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Article
August 20, 1973

Eating Disorders: Obesity, Anorexia Nervosa, and the Person Within

Author Affiliations

Mayo Graduate School of Medicine Rochester, Minn

JAMA. 1973;225(8):997. doi:10.1001/jama.1973.03220360051028

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Abstract

"No human society... deals rationally with food," says Dr. Hilde Bruch. For nearly 40 years she has studied two manifestations of this irrationality—anorexia nervosa and obesity—and the present volume summarizes her experience. It is an excellent summary, reflecting the author's appreciation of current biological thinking, her refreshingly eclectic approach to psychodynamic theory, and her mature understanding of the uniqueness of "the person within."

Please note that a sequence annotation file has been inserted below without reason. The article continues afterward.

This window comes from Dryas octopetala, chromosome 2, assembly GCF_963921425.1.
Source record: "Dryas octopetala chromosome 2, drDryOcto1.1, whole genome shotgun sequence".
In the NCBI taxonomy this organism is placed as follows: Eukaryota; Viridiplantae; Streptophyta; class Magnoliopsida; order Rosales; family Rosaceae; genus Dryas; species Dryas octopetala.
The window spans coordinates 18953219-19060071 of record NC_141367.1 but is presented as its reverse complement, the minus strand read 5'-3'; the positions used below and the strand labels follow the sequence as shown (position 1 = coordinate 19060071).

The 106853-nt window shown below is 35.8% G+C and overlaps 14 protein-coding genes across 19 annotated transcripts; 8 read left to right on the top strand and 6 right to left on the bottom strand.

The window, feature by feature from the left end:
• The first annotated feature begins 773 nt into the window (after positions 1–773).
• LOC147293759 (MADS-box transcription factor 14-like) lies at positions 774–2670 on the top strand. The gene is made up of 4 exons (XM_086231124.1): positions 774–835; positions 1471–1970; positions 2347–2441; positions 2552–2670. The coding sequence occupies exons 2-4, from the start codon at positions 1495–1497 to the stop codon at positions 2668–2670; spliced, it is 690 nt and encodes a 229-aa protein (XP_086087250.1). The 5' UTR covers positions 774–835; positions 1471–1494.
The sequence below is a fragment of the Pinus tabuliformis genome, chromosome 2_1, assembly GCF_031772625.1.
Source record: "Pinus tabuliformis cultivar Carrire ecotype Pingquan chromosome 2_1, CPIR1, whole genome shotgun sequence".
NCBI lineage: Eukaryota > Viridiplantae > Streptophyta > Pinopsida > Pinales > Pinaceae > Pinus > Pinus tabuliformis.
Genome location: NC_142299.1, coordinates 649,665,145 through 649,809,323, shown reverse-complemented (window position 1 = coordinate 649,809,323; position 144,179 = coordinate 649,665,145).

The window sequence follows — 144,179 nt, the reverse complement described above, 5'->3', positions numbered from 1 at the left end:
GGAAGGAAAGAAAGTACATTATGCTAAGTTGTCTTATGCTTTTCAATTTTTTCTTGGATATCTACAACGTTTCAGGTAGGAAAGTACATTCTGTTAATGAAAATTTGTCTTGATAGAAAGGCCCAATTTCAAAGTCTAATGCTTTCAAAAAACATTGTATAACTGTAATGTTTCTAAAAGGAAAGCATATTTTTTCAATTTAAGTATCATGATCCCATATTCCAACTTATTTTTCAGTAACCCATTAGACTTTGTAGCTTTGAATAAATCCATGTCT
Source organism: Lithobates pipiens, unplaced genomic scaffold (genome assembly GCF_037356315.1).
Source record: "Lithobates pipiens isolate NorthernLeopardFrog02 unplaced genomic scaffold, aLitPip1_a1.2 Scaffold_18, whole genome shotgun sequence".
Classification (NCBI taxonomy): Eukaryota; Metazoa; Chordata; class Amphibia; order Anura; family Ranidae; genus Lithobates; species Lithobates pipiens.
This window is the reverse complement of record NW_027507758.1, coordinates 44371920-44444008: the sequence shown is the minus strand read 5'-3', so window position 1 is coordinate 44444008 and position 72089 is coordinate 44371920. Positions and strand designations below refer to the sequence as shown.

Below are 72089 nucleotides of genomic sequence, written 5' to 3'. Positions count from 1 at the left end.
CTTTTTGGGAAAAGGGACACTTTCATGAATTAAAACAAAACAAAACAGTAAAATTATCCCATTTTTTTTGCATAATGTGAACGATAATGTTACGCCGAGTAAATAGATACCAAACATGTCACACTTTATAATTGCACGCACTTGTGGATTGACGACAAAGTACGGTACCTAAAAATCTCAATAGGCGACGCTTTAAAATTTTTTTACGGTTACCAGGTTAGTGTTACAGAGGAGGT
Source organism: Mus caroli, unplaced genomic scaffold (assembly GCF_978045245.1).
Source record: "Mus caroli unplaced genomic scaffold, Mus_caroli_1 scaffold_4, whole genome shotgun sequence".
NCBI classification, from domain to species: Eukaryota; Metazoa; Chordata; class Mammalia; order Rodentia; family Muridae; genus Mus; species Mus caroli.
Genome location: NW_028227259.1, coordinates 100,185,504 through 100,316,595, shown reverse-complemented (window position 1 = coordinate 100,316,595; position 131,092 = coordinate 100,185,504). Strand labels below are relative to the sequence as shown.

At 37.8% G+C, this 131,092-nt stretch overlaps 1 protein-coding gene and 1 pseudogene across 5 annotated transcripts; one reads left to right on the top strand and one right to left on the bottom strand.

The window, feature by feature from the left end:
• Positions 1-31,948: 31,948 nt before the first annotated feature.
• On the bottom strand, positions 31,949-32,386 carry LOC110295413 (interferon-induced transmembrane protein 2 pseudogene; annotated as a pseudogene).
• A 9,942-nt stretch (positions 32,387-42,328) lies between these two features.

Neither obesity nor anorexia is a uniform entity. Dr. Bruch emphasizes this fact, yet she appreciates the many similarities in the underlying problems, similarities that may lead to inappropriate patterns of eating. She advances the hypothesis "that obesity and anorexia nervosa are related to faulty hunger awareness; that `hunger' is not innate knowledge; learning is necessary for its organization into recognizable patterns." Certainly, recent studies in obesity support such a hypothesis.

The problem then becomes: How can people who have not learned to recognize physiological signals of

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